Thursday, 12 March 2015

Capital II, Chapter 21 - Part 10

Capitalist A may continue to produce at the same level, and on the same basis they have done previously, under simple reproduction. It is only when this surplus product appears in the hands of the buyer, B, who uses it to increase the size of their constant capital that the process of expanded reproduction begins.

“... it should be noted here that a large portion of the surplus-product (virtually additional constant capital), although produced by A, A', A'' (I) in a given year, may not function as industrial capital in the hands of B, B', B'' (I) until the following year or still later.” (p 503)

For B to buy this additional constant capital from A, they must advance money-capital for it, and the question then arises where this money-capital comes from. But, in reality, this question is no different than the question raised under simple reproduction of where the money comes from to realise the surplus value for unproductive consumption. The only difference here is the nature of the commodities purchased, and of the money paid for them. Under simple reproduction, the commodities purchased are for consumption and the money paid for them is revenue. Under extended reproduction, the commodities bought are for productive consumption, and the money advanced for them is money-capital.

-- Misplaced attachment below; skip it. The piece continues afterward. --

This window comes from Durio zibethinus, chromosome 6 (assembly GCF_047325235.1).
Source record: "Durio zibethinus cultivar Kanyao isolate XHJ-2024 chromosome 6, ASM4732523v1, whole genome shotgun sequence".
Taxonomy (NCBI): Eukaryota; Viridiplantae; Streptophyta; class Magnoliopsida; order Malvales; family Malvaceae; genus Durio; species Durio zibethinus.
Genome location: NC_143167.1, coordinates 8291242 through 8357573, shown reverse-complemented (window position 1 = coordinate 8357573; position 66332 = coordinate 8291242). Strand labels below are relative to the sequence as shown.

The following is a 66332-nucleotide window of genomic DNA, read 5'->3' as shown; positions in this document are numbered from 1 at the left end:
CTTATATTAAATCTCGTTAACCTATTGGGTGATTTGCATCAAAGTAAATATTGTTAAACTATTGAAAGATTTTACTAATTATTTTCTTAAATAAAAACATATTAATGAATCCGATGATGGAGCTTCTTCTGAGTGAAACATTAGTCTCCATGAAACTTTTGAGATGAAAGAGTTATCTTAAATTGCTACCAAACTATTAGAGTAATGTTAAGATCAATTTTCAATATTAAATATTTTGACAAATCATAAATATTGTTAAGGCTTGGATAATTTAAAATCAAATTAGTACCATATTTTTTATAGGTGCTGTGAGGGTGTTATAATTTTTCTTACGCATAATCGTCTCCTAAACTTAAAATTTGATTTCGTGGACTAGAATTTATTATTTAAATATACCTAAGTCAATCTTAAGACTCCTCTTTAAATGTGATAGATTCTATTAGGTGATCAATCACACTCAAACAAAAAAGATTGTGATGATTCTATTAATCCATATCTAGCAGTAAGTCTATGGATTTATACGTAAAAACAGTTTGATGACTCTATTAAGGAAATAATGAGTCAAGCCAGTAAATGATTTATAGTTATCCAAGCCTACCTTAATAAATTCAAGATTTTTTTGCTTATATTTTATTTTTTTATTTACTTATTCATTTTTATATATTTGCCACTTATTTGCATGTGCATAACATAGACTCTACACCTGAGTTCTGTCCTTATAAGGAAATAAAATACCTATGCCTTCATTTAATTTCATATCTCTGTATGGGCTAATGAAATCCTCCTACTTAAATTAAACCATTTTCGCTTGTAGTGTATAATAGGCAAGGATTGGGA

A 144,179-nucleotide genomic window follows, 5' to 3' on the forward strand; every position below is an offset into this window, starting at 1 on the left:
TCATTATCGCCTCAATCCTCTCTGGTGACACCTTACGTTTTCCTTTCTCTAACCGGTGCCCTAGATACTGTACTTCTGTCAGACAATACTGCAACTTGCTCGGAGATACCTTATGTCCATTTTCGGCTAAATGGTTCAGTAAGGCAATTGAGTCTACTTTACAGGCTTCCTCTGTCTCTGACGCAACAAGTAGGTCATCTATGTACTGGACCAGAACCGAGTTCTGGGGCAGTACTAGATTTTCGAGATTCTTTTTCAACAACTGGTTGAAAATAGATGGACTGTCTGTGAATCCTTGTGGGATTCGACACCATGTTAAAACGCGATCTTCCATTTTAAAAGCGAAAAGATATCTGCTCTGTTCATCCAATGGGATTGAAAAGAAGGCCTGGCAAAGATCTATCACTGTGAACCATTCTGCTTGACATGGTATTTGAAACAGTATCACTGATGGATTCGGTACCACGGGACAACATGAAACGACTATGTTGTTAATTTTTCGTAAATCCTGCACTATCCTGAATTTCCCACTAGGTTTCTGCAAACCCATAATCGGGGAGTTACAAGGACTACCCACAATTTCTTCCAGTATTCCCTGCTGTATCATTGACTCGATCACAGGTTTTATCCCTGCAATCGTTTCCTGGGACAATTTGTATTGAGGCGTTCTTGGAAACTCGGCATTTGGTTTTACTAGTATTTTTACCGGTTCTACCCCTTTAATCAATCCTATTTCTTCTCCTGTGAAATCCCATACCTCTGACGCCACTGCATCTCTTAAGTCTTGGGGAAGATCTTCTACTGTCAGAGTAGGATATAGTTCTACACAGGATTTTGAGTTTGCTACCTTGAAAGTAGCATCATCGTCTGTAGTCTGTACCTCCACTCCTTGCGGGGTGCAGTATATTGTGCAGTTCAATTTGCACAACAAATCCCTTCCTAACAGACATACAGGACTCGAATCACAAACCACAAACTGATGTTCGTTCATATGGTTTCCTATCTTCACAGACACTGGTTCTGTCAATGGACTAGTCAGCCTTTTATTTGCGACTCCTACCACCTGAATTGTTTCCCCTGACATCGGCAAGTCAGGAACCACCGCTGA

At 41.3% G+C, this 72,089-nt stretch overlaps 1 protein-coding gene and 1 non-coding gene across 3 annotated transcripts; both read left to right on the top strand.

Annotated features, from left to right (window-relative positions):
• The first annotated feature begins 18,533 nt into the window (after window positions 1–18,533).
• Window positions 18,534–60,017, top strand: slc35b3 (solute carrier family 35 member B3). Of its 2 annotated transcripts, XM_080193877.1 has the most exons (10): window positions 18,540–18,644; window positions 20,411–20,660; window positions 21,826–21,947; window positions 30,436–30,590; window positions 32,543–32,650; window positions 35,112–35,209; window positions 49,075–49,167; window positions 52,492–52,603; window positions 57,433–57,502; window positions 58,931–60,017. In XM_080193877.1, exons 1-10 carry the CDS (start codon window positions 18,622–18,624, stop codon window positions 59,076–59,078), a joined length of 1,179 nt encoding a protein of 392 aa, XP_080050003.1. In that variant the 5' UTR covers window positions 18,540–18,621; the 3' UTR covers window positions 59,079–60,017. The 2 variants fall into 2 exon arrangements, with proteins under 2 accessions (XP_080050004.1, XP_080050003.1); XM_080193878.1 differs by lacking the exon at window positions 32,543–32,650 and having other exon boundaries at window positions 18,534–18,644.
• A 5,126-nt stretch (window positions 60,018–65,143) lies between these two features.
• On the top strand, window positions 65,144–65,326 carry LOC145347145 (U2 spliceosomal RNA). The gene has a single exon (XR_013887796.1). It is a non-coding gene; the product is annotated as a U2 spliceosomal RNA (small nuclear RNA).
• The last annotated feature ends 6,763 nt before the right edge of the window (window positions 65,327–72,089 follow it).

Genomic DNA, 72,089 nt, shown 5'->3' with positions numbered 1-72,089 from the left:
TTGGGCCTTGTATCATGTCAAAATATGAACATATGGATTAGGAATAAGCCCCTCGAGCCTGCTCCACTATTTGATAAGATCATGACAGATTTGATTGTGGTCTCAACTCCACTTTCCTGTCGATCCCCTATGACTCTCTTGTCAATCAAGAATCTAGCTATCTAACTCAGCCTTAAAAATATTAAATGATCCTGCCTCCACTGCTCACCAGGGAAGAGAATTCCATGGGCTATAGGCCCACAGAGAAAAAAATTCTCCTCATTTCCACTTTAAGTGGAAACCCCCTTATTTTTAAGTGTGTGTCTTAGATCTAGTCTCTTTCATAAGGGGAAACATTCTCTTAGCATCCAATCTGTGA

In the former instance, the value of the commodities purchased is consumed along with their use value, and disappears. In the latter instance, the use value is consumed in the production process of some new commodity, and the value is transferred to that new commodity. In the former case, the money-revenue is spent and disappears into circulation. It returns to the capitalist not because of this act of spending, but because of his subsequent act of throwing his surplus product into circulation, and receiving back from circulation, the revenue he had thrown in. In the latter case, the money-capital is advanced to buy the commodities. It returns as the money-form of the commodity-capital it has helped to produce. This is separate from the surplus value incorporated into that commodity-capital, as a result of the production process, and which is also realised when the commodities comprising that commodity-capital are sold.